To install erosion control device 10, the device is unrolled, unfolded and positioned generally perpendicular to shore, as shown in FIGS. 1 and 2. To bury pockets 14 and 16, a water jet is directed against the sandy bottom 20. When a water jet is directed against the sandy seafloor, it liquifies the sand on the seafloor adjacent the nozzle. Pockets 14 and 16 can be pushed downwardly into the liquified sand, pushing one elongated edge into the sand at a time. To get one edge into the sand, one starts at one end of the device with a nozzle and moves toward the other end, pushing the one edge into the sand with its two pockets 14 and 16 as one proceeds along the length of the device. The procedure is then repeated for the other edge 24 starting at one end of the device and moving toward the other. Care should be taken to space the two edges 23 and 24 from each other, as shown in FIG. 3. This creates a tunnel-like space 45 in which sand can be trapped after it falls through openings 22.
When the edges are pushed into the sand liquified by the water jet, sand enters pockets 14 and 16 through openings 28. Usually, the amount of sand that gets into pockets 14 and 16 through openings 28 in this fashion is sufficient to prevent the device from floating to the surface under the buoyancy of float 18, even though pockets 14 and 16 on each edge 23 and 24 may not be completely filled with sand at first. One can pump sand directly into pockets 14 and 16 by inserting a sand pump nozzle into openings 28 before or after pockets 14 and 16 on each edge 23 and 24 are pushed into the sand. The amount of sand pumped into the pockets 14 and 16 is quite small and does not disrupt the seafloor very much. If sand pumping is not desired, however, it has been found that openings 28 will actually allow pockets 14 and 16 to fill completely by themselves over time after the pockets have been inserted into the sand by the water jet injection method described above.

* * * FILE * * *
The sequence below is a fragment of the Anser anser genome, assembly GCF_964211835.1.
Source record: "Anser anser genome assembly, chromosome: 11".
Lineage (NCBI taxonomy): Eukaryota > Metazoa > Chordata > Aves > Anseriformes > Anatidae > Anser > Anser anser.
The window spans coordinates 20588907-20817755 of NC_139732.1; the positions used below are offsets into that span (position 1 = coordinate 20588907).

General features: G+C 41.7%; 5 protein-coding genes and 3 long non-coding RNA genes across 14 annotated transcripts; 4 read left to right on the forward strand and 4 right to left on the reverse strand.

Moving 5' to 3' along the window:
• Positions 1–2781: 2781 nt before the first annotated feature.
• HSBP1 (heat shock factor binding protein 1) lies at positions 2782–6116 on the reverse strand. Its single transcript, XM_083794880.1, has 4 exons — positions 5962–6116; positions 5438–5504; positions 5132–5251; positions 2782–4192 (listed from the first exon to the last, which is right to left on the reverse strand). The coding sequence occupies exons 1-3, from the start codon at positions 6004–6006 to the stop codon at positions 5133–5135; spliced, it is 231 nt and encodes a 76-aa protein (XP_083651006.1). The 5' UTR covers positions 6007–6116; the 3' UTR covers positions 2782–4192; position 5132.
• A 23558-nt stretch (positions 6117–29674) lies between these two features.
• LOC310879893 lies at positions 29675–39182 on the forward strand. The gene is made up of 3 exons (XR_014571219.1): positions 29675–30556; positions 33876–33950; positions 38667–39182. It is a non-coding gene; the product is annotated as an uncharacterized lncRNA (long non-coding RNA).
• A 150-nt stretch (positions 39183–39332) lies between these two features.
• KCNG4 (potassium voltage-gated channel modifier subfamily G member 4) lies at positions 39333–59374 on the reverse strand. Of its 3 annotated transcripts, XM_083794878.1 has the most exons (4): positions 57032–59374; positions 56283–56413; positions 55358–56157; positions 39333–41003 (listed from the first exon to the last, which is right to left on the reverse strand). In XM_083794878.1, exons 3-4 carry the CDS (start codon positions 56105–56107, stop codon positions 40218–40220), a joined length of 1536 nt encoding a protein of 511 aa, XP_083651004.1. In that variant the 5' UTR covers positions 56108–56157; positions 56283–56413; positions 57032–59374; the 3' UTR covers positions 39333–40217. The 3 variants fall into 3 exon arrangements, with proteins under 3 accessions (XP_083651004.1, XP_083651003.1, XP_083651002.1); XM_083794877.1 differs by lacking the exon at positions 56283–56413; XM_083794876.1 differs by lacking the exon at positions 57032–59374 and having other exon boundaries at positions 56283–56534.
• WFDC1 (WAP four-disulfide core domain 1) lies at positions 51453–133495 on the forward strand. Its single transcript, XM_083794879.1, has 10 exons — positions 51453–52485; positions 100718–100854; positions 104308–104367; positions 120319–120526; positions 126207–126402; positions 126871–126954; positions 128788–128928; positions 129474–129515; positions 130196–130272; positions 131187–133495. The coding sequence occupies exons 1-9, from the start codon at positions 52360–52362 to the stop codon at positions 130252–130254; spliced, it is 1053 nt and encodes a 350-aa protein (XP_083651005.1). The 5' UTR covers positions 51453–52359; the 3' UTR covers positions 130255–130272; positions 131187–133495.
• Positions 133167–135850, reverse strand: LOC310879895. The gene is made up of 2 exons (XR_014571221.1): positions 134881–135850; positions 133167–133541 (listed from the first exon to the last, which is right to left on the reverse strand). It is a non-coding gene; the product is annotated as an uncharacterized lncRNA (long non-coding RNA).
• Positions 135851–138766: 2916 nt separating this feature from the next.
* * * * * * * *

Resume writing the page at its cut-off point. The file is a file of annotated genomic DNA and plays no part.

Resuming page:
The positioning of the device is quite important. As shown in FIG. 2, the device should be located completely underneath the water surface. To this end, the device may have to be positioned deeper into the seafloor closer to shore, as shown in FIGS. 1 and 2, to prevent float 18 from breaking the surface. Furthermore, in areas where the currents exceed the velocity where sand will be entrained by the currents, the device should be sufficiently far below the water surface to force the currents to move gently over the device rather than being deflected away from shore. When the currents are allowed to pass over the device, the currents lose their energy, their velocity is reduced, and any sand that the currents carry is deposited, instead of being entrained.
If, on the other hand, the device were positioned so that it would break the water surface or positioned such that it would be even with the water surface, it would deflect currents and waves away from shore after it was filled with sand. When currents are deflected away from shore, the sand entrained in the currents is carried away from shore and robs the shore of sand which might otherwise deposit there.